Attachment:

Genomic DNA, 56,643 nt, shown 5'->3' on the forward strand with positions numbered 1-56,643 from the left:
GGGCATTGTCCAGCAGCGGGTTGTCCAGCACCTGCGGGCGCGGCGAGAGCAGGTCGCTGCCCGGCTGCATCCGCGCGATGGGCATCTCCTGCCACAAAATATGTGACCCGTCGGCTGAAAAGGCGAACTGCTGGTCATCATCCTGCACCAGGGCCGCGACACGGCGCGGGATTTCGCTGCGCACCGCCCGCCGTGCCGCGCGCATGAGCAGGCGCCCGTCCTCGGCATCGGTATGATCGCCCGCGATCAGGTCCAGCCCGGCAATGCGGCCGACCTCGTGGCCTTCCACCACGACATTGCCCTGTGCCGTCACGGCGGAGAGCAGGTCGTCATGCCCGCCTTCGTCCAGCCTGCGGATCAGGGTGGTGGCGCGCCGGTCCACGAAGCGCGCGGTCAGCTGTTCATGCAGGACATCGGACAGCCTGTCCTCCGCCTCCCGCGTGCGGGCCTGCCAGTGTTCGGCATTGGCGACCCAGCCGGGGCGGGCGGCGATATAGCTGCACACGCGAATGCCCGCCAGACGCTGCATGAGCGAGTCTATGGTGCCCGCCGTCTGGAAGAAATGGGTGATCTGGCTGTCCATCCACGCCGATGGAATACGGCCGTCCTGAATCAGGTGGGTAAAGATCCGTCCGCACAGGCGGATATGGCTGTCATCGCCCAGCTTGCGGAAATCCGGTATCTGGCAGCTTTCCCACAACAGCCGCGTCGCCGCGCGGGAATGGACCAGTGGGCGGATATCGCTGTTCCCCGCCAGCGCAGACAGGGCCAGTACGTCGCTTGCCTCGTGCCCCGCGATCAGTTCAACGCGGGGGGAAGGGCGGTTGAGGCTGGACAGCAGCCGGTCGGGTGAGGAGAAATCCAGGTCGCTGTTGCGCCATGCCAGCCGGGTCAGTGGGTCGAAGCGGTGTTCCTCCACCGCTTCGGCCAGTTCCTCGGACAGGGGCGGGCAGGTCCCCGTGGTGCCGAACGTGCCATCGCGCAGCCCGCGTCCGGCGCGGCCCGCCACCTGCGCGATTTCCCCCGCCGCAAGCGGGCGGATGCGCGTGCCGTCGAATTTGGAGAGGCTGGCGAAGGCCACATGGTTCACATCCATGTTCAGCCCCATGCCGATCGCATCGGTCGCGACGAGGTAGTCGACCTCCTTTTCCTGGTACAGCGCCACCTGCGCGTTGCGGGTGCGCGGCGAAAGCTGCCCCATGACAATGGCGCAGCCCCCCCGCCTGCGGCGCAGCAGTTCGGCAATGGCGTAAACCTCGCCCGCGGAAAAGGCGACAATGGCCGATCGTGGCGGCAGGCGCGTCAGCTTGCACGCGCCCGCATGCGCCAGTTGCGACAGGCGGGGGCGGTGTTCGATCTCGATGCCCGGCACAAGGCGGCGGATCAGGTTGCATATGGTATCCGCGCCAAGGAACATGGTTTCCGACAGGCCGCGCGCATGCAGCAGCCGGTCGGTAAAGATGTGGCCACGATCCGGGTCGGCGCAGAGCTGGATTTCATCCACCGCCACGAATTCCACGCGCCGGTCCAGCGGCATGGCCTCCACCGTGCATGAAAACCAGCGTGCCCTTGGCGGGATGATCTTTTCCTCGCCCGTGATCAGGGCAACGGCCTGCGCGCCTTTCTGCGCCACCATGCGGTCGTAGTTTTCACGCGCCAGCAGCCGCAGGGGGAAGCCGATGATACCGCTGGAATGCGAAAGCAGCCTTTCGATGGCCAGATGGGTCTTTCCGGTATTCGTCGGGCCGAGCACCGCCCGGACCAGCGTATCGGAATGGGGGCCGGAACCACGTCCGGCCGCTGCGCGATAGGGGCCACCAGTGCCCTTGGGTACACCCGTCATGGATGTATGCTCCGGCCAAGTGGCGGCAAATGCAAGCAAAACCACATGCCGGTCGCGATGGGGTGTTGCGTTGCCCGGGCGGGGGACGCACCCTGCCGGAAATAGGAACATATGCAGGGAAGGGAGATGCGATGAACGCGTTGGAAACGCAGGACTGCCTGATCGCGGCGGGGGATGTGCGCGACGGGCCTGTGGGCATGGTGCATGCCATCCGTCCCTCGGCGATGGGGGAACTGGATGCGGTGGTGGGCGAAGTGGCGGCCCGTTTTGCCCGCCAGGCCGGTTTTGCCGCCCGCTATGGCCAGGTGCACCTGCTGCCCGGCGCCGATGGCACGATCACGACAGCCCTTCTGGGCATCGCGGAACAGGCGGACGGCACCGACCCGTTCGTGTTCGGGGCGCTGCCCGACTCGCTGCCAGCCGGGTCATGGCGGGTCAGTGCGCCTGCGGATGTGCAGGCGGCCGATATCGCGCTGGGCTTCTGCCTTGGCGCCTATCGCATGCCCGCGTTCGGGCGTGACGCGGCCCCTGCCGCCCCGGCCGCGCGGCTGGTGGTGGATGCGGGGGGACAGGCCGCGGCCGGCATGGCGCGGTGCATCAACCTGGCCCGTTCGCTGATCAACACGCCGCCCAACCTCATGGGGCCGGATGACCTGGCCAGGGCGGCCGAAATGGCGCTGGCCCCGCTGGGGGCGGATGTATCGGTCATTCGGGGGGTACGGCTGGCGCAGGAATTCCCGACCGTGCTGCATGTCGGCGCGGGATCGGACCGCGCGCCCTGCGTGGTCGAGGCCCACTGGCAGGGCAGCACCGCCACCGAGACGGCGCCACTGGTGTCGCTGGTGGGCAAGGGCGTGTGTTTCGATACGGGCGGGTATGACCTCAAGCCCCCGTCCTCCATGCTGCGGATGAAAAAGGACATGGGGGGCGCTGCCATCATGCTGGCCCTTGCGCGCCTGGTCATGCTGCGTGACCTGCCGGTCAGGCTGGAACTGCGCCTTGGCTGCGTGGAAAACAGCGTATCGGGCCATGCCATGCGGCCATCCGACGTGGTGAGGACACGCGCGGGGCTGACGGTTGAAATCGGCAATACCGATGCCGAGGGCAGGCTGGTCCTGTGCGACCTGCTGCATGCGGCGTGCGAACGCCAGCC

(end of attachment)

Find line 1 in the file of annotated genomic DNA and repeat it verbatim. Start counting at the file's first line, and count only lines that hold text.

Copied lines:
Genomic DNA, 56,643 nt, shown 5'->3' on the forward strand with positions numbered 1-56,643 from the left: